School of Education faculty take lesson plans outdoors

Associate Professor of Education Scott Morrison and Assistant Professor of Education Katie Baker are introducing educators across the state to coursework that takes students outside the classroom.

As educators across the nation search for new ways to engage students inside the classroom, a pair of Elon professors are thinking outside of it.

“We want to think about approaches to teaching that allow entry for students’ ideas and for students to make contributions to the space,” Assistant Professor of Education Katie Baker told a group of teachers attending a Feb. 28 teacher workshop at Loy Farm.

Assistant Professor of Education Katie Baker welcomes educators to the teacher workshop at Loy Farm.

Baker combined her passion for math with Associate Professor of Education Scott Morrison’s love of the outdoors for the workshop, which invited educators from across North Carolina to learn how to incorporate nature into their math lessons. Twenty-one educators, including elementary school teachers, college professors and even Elon education majors, attended the most recent workshop, which was Baker and Morrison’s third since the sessions began in 2019.

Morrison and Baker’s outdoor math lessons are meant to prioritize student thinking and problem-solving in ways that are safe, engaging, hands-on, thought-provoking and fun. The teacher workshops focus on bringing nature into the classroom, and taking students outside to supplement their education.

“Ask any student if they wanted to go outside more when they were in elementary school, middle school, even high school, and they always say ‘yes,'” Morrison said. “It’s about going into a place that’s way beyond where your school is so students can see math in everyday places.”

Two North Carolina teachers discuss the merits of an outdoor education during the teacher workshop.

Workshop participants took part in a variety of activities to learn how to use outdoor resources to teach lessons. At one point, the workshop moved to Loy Farm’s forest classroom, where teachers worked to solve a math “story” that required the group to figure out how to split up six leaves equally among four friends. The group was able to use physical leaves lying on the ground around the forest as a hands-on method to solve the problem. The goal of this and other exercises was to help the teachers break down mental and physical barriers that would otherwise prevent them from applying these environmental tools to their everyday lesson plans.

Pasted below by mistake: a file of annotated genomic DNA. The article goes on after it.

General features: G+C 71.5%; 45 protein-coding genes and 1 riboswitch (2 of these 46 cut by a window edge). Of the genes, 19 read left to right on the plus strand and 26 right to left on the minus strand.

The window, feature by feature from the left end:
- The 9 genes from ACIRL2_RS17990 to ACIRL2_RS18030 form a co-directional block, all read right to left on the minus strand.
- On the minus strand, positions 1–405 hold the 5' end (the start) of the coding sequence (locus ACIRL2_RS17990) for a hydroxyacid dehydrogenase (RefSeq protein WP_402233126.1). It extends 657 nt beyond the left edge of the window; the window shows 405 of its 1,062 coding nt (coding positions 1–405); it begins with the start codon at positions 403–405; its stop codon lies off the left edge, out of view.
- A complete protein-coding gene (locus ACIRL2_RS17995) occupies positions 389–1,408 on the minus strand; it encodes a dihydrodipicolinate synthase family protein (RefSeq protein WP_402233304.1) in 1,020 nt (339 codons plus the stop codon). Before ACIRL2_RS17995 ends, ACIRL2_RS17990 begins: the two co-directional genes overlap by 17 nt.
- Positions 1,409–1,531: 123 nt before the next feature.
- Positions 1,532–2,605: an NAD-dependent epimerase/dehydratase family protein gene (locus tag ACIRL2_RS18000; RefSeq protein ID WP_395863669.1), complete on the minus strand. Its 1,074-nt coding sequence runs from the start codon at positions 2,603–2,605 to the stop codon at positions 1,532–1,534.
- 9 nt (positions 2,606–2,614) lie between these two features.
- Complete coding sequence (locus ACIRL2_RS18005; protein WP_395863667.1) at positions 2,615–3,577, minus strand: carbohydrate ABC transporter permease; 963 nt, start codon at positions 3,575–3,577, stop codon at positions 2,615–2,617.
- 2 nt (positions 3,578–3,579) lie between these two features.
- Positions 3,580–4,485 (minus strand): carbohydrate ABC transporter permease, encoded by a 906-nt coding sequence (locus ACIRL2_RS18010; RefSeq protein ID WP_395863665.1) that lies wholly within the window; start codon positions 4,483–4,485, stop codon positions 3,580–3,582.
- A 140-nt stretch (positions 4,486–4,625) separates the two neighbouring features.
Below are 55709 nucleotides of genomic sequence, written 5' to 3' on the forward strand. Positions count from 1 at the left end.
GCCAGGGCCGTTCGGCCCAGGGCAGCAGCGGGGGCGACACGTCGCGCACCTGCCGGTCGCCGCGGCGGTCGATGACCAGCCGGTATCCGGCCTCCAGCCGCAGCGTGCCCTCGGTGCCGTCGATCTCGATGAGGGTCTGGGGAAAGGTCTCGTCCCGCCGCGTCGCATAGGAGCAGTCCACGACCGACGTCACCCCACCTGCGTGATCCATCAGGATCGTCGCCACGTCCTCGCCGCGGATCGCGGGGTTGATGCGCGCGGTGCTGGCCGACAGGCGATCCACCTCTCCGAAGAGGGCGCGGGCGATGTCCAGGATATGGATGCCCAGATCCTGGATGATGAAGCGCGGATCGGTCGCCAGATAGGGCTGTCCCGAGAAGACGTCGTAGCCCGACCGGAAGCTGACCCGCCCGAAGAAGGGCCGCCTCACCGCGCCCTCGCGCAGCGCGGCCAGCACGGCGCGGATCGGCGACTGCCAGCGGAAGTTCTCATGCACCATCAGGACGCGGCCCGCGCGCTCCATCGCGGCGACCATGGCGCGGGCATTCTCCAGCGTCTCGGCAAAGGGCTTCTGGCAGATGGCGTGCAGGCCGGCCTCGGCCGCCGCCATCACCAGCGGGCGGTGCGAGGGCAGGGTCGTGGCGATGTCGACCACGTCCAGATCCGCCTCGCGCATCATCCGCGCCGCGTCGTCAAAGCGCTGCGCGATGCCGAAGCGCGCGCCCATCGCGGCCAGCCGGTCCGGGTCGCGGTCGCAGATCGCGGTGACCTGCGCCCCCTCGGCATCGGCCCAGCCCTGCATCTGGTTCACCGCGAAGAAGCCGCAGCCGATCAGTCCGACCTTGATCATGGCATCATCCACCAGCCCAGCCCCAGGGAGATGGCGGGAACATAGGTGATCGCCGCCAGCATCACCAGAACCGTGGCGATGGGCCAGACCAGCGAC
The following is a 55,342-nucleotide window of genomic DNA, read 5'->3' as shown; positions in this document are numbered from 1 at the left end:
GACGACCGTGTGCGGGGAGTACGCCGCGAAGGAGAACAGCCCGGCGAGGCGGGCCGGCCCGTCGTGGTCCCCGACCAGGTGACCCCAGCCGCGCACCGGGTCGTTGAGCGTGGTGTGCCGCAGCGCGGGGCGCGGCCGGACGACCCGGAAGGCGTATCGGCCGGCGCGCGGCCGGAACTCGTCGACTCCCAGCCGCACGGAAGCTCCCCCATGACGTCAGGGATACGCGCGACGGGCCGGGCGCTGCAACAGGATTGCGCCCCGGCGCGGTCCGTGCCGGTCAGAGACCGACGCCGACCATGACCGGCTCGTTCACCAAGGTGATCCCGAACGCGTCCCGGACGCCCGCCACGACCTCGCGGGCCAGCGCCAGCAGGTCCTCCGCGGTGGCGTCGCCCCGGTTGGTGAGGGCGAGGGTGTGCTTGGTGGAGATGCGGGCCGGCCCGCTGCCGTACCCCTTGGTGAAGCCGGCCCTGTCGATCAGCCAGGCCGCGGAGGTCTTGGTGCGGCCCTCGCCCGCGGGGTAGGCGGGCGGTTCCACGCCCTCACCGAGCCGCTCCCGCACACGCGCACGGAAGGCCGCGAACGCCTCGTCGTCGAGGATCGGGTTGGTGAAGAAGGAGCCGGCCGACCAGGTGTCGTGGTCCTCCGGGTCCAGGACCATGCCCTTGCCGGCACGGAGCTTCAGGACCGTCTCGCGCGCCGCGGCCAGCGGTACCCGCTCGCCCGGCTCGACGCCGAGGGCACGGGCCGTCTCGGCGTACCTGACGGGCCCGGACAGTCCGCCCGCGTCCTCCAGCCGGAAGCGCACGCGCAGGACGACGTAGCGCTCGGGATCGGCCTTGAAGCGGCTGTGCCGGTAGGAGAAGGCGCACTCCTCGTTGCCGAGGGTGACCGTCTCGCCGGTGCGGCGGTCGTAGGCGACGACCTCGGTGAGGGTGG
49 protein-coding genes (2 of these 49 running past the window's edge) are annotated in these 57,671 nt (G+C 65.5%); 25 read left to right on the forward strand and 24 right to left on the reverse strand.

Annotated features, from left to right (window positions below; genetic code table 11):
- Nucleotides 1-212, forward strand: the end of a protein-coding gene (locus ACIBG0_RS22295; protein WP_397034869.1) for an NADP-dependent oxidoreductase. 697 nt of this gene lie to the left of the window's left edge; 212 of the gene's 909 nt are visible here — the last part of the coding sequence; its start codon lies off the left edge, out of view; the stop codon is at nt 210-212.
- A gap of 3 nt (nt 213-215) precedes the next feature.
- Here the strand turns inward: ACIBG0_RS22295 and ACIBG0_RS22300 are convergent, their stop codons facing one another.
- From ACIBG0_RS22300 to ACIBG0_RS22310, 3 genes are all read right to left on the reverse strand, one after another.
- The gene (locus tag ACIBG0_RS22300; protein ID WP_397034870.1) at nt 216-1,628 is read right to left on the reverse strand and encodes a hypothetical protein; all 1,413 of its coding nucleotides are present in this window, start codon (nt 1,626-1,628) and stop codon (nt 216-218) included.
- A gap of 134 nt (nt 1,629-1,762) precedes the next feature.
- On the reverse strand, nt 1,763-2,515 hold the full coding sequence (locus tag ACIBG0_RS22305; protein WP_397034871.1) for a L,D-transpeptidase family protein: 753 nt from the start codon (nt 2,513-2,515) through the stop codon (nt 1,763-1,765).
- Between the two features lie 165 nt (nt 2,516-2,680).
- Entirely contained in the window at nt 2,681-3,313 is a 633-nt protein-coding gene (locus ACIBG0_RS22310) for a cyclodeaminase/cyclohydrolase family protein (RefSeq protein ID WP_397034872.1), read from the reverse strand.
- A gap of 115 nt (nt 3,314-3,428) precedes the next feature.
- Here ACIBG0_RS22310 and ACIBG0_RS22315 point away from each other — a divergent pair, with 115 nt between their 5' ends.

Those barriers have been a focus for Amber Hawes ’17 since her time at Elon. As an Honors Fellow, Hawes researched environmental education with Morrison as her mentor, focusing on teacher access to outdoor resources and why those resources are often under utilized. Now a third-grade teacher at Oakhurst STEAM Academy in Charlotte, Hawes attended Morrison and Baker’s workshop in hopes sharing with other teachers the value of an outdoor education.

“One of the reasons why I came to the workshop was to re-spark that interest and find some motivation because it’s something I’m really passionate about, but it doesn’t really exist at my school,” Hawes said. “I’m trying to figure out how I can bring that back to my school and encourage other teachers to follow that as well.”

Seven teachers from New Hope Elementary School in Chapel Hill, North Carolina, attended the workshop for the same reason. Pam Zornick, a pre-K teacher at New Hope with 30 years of early education experience, says she sees how incorporating nature into classwork can impact even the youngest students at a school.

Associate Professor of Education Scott Morrison gives instruction to a group of educators at the Feb. 28 workshop.

“I’m making sure that the kids that I have in my classroom are going to be ready to participate in the environment as they grow and learn by starting them out at pre-K age,” Zornick said.

For Baker and Morrison, the teacher workshops are exciting opportunities to send educators back to their classrooms with new skills and passion for outdoor learning.

“We have a drive to align what we’re doing in our coursework at Elon and bring it to the outside community as well,” Baker said. “We want to connect with teachers across the state and make a network of teachers interested in the work of revisioning what math looks like and what instruction looks like.”

And Morrison, who teaches three outdoor learning courses to Elon undergraduates, hopes to see the workshops continue to grow because he believes these lessons can can have a positive impact on students of all ages.

“Outside can be for play, and that’s wonderful because play is educational, but we can also be outside and meet our standards,” he said.